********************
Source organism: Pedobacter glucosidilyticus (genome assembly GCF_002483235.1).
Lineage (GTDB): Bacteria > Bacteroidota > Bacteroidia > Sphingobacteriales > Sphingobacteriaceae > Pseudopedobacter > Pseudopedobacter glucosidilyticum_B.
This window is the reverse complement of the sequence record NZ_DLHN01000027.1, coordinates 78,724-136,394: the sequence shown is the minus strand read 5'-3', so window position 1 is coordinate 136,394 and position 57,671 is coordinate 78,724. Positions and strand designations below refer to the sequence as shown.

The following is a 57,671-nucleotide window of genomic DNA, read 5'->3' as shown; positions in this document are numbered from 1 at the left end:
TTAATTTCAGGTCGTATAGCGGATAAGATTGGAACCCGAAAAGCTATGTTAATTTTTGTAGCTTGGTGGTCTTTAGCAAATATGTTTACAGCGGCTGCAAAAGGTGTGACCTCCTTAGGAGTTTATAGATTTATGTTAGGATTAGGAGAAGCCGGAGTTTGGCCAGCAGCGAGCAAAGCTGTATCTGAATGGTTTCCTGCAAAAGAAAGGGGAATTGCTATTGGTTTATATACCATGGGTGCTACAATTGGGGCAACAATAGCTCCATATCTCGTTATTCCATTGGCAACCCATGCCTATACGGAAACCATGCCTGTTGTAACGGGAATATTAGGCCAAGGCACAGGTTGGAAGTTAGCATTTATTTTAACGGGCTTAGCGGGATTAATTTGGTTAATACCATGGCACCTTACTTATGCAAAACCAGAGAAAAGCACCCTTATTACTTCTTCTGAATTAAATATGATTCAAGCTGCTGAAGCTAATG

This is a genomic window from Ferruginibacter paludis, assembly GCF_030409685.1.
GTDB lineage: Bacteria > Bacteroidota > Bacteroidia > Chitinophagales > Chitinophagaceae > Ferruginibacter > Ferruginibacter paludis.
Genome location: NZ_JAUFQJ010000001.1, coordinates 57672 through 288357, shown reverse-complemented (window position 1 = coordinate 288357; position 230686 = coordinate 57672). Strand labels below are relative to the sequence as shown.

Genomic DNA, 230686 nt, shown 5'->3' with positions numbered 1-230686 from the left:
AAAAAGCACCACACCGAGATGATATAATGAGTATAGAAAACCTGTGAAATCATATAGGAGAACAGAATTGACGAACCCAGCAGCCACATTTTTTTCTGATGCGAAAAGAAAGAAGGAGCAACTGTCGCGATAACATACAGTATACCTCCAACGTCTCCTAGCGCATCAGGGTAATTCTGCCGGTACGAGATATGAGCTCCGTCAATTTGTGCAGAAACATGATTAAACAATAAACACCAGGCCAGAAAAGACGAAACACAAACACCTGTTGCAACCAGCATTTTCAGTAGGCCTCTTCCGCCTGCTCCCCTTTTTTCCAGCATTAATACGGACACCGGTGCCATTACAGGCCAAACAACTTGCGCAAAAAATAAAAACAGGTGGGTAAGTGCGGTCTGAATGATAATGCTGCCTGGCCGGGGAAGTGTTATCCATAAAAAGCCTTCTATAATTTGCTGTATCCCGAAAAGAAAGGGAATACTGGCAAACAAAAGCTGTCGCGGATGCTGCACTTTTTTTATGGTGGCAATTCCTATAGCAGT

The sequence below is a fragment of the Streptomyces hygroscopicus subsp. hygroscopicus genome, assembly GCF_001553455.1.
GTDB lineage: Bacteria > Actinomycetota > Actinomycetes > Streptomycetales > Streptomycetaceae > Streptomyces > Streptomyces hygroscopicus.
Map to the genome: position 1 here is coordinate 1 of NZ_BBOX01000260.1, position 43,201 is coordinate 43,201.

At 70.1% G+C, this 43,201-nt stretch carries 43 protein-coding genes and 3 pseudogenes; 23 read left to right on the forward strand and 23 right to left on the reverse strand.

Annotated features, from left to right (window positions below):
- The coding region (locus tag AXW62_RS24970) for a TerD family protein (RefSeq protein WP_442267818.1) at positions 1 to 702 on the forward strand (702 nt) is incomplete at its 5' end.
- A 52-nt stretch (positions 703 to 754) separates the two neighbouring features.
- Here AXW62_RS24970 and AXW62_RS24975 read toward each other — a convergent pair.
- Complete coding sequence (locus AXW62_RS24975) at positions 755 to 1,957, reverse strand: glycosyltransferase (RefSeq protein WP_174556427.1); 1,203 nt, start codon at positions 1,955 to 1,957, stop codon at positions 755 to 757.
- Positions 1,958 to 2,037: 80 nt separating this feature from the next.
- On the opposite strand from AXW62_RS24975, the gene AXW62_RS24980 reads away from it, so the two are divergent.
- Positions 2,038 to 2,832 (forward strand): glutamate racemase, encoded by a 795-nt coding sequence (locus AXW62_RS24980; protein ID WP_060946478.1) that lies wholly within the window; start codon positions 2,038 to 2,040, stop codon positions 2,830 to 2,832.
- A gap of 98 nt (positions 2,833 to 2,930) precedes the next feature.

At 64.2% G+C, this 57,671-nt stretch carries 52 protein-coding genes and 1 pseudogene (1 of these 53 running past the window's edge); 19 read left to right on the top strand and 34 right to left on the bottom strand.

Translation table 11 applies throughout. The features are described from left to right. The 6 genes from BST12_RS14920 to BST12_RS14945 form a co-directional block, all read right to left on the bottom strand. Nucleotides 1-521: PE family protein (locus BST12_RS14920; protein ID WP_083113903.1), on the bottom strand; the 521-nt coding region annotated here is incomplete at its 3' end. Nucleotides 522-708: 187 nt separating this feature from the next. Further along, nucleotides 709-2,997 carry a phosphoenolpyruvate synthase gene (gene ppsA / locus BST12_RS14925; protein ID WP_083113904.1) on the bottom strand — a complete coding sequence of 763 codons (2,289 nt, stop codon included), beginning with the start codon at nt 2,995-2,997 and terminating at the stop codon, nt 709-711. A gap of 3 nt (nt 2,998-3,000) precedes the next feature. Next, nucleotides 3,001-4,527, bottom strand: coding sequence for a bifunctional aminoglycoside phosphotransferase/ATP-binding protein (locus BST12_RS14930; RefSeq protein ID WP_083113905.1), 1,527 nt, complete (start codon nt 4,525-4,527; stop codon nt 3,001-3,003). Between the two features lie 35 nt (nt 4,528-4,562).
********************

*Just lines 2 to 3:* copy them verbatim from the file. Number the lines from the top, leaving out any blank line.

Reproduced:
Lineage (GTDB): Bacteria > Bacteroidota > Bacteroidia > Sphingobacteriales > Sphingobacteriaceae > Pseudopedobacter > Pseudopedobacter glucosidilyticum_B.
This window is the reverse complement of the sequence record NZ_DLHN01000027.1, coordinates 78,724-136,394: the sequence shown is the minus strand read 5'-3', so window position 1 is coordinate 136,394 and position 57,671 is coordinate 78,724. Positions and strand designations below refer to the sequence as shown.